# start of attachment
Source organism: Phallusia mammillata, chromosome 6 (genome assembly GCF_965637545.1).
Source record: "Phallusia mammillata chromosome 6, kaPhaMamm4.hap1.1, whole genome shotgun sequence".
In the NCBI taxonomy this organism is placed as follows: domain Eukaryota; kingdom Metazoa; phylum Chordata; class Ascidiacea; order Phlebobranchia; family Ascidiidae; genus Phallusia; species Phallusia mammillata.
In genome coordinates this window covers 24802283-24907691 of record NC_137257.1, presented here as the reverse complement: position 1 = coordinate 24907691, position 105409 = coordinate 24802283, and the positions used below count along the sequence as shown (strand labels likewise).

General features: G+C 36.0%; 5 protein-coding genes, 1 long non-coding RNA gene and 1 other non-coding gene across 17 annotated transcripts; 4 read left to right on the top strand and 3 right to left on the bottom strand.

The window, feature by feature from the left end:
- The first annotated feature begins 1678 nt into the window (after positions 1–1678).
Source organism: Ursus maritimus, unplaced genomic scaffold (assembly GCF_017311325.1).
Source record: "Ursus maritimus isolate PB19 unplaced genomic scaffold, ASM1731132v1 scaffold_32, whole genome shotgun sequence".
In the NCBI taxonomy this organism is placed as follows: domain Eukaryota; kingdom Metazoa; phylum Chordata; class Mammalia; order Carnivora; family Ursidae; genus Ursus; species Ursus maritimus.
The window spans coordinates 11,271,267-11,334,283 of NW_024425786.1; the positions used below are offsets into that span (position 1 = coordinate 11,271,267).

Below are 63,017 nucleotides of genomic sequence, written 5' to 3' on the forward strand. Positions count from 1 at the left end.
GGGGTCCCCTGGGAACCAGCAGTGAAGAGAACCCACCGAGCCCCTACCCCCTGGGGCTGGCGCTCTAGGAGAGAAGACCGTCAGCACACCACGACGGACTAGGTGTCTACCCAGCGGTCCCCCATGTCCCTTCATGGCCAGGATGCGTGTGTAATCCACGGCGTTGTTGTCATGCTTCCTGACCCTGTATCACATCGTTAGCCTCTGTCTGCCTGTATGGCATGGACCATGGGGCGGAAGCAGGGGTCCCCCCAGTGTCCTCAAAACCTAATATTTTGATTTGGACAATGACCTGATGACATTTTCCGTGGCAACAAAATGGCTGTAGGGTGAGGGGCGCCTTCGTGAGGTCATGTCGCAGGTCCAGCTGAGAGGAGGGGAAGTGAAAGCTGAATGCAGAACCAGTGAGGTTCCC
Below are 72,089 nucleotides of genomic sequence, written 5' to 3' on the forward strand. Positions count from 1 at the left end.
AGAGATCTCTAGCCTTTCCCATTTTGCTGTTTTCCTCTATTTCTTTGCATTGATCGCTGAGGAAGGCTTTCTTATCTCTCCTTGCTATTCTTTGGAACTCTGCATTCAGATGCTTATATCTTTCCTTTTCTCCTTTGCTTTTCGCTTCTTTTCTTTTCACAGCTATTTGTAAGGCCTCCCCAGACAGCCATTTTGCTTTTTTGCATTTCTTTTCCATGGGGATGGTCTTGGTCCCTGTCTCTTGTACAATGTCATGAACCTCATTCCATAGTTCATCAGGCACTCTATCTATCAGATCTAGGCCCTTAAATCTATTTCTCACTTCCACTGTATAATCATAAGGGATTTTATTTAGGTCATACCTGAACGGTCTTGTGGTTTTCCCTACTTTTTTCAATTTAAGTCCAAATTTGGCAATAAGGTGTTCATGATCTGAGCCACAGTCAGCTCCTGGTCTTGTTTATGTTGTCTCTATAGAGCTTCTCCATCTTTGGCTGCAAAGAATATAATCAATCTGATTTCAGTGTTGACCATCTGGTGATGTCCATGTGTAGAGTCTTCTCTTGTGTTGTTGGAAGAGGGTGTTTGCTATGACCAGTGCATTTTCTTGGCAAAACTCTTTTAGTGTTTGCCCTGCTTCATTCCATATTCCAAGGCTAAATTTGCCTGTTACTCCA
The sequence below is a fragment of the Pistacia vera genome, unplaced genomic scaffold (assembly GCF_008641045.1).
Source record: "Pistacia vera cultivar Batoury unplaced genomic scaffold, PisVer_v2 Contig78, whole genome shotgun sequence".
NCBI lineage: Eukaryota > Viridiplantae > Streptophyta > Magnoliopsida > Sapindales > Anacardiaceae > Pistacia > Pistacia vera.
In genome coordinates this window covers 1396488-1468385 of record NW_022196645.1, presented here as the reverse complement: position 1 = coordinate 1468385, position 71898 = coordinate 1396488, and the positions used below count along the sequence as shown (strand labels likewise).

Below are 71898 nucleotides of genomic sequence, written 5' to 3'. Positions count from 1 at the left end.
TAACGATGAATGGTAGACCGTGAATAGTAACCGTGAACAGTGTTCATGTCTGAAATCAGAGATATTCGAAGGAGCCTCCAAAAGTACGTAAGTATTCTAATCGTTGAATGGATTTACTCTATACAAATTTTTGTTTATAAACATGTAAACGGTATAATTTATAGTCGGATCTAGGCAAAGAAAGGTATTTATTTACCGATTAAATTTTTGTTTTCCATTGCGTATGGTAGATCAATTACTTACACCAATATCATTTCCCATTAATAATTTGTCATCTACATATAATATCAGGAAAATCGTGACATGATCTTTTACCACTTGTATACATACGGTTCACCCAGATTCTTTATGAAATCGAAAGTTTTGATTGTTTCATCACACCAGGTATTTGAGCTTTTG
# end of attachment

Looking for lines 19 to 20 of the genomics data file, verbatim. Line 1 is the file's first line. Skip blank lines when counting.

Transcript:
In genome coordinates this window covers 1396488-1468385 of record NW_022196645.1, presented here as the reverse complement: position 1 = coordinate 1468385, position 71898 = coordinate 1396488, and the positions used below count along the sequence as shown (strand labels likewise).

Below are 71898 nucleotides of genomic sequence, written 5' to 3'. Positions count from 1 at the left end.